Mouth breathing can lead to orthodontics, malformed palettes and sleep apnea. Discover what myofunctional therapy is and how proper tongue placement and breathing can counteract it. Sarah Hornsby discusses business and myomentor to help others succeed.
As a dental hygienist she realized she could not do this for 30 years and while exploring myofunctional Therapy she was a little concerned that nobody she knew, knew what it was. It wasn’t until she was enrolled in the class and noticed she had a lot of the signs and symptoms did she realize the power of this unique oral therapy.
Goals of Myofunctional Therapist
- Breathe through your nose
- Have a Good Lip Seal
- Tongue needs to fill up the roof of your mouth
- Swallow Correctly
How do these 4 goals get so convoluted and how can something so natural be missing in so many people and create other issues?
What are some reasons why we might quit nose breathing and backup to mouth breathing? Allergies, asthma, enlarged tonsils and adenoids, thumb sucking and tongue ties can all create mouth breathing.
Mouth breathing in kids can actually change the shape of your jaw and face, cause airway obstructions that can lead to sleep apnea as adults and usually will have more dental health issues including the need for braces and TMJ pain.
Hornsby of faceology will cover questions you can ask during the patients health history to see if some of those 4 goals (like mouth breathing) could be occurring presently or in the past.
She touches on ways sleep apnea can develop from facial structures not growing and spreading as wide as they should, not having enough room in your mouth for proper tongue placement and all this leads to a smaller airway.
What facial characteristics are common and more easily noticeable on people who have had myo-facial compromises and probably don’t even know it? What is the actual cause of an under bite?
Why do babies suck a thumb? Should they use a pacifier? Benefits of mouth and airway development for breast-fed babies.
How much of all these tongue ties that can be treated with myofunctional therapy are a result of epigenetics?
Anterior tongue ties and posterior tongue ties, what are the differences and which is harder to treat with myofunctional therapy? If you have a tongue tie then your tongue doesn’t fill your palette like it’s supposed to and can lead to all the issues we mentioned earlier.
Can myofunctional therapy and preventing or being proactive against mouth breathing (especially at night) allow your children to not have braces, orthodontics?
Why did Sarah switch from brick and mortar locations to doing “telemedicine?”
Any devices that can help? ALF Advanced Lightwire Functional removable appliance. The appliance is custom-made and uses wires to reposition jaws, dental arches, and teeth. DNA Daytime Nighttime Appliance ViVos approved by FDA for sleep apnea. Myomunchee and Buteyko Breathing Technique
With two full time therapists and an office manager and all the side work that seeing patients requires, plus all kinds of time zone appointments, how is she planning to gain more balance for 2019?
Hear some of the challenges she is facing with multiple therapists and how to price her service compared to her employees?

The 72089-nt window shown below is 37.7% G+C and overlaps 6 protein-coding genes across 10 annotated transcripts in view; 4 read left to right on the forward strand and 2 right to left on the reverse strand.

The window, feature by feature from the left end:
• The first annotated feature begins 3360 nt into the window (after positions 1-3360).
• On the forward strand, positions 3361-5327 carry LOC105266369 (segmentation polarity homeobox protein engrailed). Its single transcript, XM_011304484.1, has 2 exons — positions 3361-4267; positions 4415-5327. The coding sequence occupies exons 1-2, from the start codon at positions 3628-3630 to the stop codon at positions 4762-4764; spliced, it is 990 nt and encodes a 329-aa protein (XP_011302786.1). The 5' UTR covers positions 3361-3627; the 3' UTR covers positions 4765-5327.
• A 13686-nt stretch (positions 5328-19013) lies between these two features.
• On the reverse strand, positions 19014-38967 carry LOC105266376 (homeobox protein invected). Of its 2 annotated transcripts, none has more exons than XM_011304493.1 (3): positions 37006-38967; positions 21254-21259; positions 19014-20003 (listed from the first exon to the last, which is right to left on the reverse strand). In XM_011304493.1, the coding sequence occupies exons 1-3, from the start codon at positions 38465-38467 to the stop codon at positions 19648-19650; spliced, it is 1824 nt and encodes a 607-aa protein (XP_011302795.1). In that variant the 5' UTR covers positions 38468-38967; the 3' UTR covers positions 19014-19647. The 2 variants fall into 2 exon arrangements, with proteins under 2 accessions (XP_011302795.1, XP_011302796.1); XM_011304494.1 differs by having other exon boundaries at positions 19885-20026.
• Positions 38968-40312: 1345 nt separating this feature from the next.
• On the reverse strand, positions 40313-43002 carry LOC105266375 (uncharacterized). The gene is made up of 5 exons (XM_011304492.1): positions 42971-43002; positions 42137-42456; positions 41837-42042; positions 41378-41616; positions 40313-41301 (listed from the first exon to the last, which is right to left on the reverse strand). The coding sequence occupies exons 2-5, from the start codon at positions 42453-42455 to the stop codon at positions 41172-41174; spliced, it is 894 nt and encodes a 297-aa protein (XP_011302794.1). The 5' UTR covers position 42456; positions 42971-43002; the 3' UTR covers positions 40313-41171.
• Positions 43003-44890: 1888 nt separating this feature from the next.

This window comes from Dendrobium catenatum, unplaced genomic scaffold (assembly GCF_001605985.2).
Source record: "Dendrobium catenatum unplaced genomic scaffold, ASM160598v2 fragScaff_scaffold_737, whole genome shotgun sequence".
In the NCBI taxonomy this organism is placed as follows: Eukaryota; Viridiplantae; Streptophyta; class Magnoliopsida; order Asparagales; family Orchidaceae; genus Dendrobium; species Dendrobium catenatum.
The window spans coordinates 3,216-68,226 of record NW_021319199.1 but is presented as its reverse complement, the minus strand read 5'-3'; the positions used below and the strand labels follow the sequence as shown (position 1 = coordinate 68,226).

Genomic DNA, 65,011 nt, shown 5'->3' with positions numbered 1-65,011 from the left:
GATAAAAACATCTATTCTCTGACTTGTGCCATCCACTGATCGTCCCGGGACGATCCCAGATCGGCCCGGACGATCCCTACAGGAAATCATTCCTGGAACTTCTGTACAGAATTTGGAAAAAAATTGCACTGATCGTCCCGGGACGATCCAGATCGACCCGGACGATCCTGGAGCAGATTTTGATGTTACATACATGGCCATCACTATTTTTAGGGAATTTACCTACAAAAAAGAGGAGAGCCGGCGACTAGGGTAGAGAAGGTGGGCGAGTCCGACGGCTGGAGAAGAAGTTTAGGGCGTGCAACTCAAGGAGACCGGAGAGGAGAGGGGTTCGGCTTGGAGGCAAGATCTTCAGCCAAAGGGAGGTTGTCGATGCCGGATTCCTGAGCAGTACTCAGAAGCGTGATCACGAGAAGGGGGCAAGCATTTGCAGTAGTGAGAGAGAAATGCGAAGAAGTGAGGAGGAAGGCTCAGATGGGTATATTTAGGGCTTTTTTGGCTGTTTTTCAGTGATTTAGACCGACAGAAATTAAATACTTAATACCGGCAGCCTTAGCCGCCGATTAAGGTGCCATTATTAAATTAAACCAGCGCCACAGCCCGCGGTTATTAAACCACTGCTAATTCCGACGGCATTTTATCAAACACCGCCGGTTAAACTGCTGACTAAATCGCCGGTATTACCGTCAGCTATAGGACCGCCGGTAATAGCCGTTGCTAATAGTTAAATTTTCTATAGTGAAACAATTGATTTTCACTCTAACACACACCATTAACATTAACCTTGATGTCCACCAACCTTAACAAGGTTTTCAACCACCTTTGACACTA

Myomentor.com a training for dental hygienist, dentists, chiropractors and physical therapist who want to fine tune their skills and mentoring the patient care. It is a 12-16 week program.
Since she and her husband work from home, how do they keep the love alive and stay connected or disconnected in this case.
Why does she use paypal instead of stripe, square or any other merchant services.
Patrick Mcquinn Buteyko Breathing- Oxygen Advantage
Naudi Aguilar – Functional Patterns
Her site is www.myfaceology.com and her mentor site is www.myomentor.com
I was introduced to myofunctional therapy because of episode 105 www.adoctorsperspective.net/105 and his alternative ways to practice dentistry. To learn more about tongue ties and what to look our for listen to his episode. Also he gave the recommendation to research Dr. Soroush Zaghi, MD (ENT specialist, Otolaryngology) of the Breathe Institute https://www.thebreatheinstitute.com/
Sarah graduated with a bachelor’s degree in Dental Hygiene in 2008. With an interest in natural health and wellness, and getting to the root cause of health problems, she subsequently went on to investigate how the airway, craniofacial development, breathing, and the tongue are linked to the overall health of the body. This led her to train to become a myofunctional therapist.
Sarah started her myofunctional therapy practice, Faceology, in Seattle in 2010. With patients reaching out from across the country and around the world, she made the decision to take the entire practice online in 2014. This made Faceology the world’s first fully-online myofunctional therapy practice. Since then, the practice has grown to include three full time team members and three associate therapists. She also trains other myofunctional therapists.
One of Sarah’s passions is to create awareness about the field of myofunctional therapy. So, in addition to her practice, she also runs MyoMentor, an educational institute that trains dentists, hygienists, and other health professionals to become myofunctional therapists.
Sarah is from the Pacific Northwest and currently lives in Seattle, where she consults with patients, doctors, and healthcare providers from all over the world.
Show notes can be found at www.adoctorsperspective.net/109 here you can also find links to things mentioned.